“We don’t have no Jack Russells here.”

“Oh, piffle, of course you do. I brought him in myself this morning. Now I’m sure if you will just take a look at that absolutely tip-top database of yours–”

She stood up without a word and walked away behind the scenes.

“Courtesy,” Uncle Henry said to me, “is dead.”

Five minutes later, she came back. “I told you,” she said. “We don’t have no Jack Russells. You must’ve been mistaken.”

“Madam,” said Uncle Henry, “I am never mistaken. Check again.”

“We haven’t got none,” she said.

Next, the vet came out. “What’s the problem?” she asked.

We explained what the problem was.

“I spoke to you about it this morning,” said Uncle Henry.

“No, you didn’t,” said the vet. “I’ve never seen you before in my life.”

“But this is absurd,” said Uncle Henry. “I was here this morning. I saw you about Jasper, just as plain as I’m standing here.”

“No, you didn’t. I wasn’t even in this morning.”

Uncle Henry looked at them both with a magnificent disdain. “I have but one word for you, and that is tosh and balderdash. However, if you are going to maintain this unhelpful attitude there is clearly no point in our pursuing the discussion. Come.” He swept out of the surgery, Linda and I following in his wake. The vet and the receptionist stared after us.

Back in the car, Linda asked: “What have you done with him?”

“I told you,” said Uncle Henry. “Jasper is being looked after by the veterinarians. I can’t conceive why they are being so awkward about it.”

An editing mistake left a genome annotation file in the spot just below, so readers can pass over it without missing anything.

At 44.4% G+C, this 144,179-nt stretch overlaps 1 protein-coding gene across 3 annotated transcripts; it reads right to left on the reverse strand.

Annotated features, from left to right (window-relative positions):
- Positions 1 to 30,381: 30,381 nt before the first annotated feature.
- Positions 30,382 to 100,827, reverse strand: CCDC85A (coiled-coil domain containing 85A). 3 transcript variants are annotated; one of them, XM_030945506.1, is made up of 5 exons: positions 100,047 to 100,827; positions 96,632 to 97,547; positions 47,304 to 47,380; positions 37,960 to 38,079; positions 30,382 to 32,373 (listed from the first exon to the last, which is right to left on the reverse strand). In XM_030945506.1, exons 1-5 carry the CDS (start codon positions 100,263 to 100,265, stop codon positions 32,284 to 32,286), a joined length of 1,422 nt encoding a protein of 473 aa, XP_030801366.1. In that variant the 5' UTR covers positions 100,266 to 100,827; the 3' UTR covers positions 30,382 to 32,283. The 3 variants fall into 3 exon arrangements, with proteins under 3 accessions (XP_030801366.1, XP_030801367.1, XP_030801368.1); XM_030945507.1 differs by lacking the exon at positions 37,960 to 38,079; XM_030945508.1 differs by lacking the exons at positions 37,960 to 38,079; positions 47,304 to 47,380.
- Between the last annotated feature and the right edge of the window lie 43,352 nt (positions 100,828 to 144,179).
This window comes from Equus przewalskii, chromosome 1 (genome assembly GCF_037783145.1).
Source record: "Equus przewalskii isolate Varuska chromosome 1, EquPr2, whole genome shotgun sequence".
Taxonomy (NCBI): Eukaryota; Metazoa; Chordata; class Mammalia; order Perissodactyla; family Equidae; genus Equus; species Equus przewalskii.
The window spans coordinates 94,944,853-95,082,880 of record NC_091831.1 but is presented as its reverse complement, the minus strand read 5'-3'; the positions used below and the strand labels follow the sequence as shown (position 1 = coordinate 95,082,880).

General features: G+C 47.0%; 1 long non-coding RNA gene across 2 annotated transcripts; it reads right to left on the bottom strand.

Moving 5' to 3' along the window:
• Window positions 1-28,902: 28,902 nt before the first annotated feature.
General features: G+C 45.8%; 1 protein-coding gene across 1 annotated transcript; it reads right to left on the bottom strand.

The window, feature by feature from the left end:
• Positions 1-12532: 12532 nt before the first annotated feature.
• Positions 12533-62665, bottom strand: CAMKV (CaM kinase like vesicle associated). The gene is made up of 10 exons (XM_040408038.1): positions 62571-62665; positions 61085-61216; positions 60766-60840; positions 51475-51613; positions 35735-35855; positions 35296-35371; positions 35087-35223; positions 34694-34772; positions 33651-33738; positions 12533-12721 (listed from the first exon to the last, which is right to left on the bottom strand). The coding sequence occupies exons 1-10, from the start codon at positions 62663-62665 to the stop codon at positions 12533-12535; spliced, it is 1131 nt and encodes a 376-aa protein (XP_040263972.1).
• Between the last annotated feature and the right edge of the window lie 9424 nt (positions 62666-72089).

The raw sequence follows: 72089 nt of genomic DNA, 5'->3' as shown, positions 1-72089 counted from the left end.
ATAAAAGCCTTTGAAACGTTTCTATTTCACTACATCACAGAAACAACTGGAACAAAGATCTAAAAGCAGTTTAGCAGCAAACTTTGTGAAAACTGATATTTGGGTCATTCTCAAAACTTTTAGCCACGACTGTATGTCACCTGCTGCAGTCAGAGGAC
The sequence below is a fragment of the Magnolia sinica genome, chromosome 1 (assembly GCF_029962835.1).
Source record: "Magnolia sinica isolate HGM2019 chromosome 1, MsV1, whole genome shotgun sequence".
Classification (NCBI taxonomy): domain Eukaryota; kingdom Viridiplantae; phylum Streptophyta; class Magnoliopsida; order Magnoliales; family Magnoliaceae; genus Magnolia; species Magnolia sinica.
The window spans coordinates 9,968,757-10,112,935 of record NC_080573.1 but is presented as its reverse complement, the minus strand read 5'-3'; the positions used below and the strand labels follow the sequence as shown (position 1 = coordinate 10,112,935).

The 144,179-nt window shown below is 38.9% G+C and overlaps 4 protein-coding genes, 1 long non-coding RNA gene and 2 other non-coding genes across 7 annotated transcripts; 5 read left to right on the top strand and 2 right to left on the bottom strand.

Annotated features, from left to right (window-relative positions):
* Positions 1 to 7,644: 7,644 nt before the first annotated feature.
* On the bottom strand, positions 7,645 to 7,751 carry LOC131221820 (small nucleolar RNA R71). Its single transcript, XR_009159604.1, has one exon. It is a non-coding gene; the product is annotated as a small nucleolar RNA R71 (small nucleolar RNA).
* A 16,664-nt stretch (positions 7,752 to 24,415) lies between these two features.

“This is ridiculous! Of course they don’t have him.”

“Yes, they do,” said Uncle Henry. “I brought him here myself.”

“They said they don’t, Henry. They said it just now.”

“Oh, don’t take any notice of that. They’ll come round.”


“It’s just their way. Now don’t you distress yourself over this absurd business one second longer. Leave it all to your Uncle Henry.”

“Henry. Jasper wasn’t there. He just wasn’t.”

Uncle Henry looked over at Linda for a while.  “Well,” he said, finally. “Well. I must say I am surprised to see you taking their word over that of your own flesh and blood. However, I am big enough to rise above the slings and arrows. I’ll tell you what we’ll do. We’ll wait till you’ve calmed down, and then we’ll sort it all out. Tomorrow.”

So we left it at that.

Linda drove us back to Uncle Henry’s place.

“You must stay for dinner,” said Uncle Henry. “It’s the least I can do.”

“Yes,” Linda said, “it is.”

As soon as we entered the house, Uncle Henry went into the kitchen and shut the door in our faces. “Don’t come in,” he called out to us. “I absolutely forbid you. This is my special treat. My pièce de résistance.” So we stayed in the living room, talking in undertones.

We heard from the kitchen the loud slams of the cleaver on the chopping-board and the rending of flesh. At intervals, the sounds would cease, and Henry would burst in, his apron smeared with blood, and top up our glasses with some choice wine.

At first, we chatted brightly and without cessation, Linda and I. Then, little by little, imperceptibly, pausing more, thinking more, at last we stopped talking, and the silence descended, and we sat, our glasses empty, awaiting the awful moment when Uncle Henry would appear at the door, and announce that dinner was served.


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    1. I don’t often get really ANGRY about public events, but that man’s carelessness with words, his indifferent relationship with truth, and the often terrible real-life consequences of these things, still make my blood boil.

      Liked by 1 person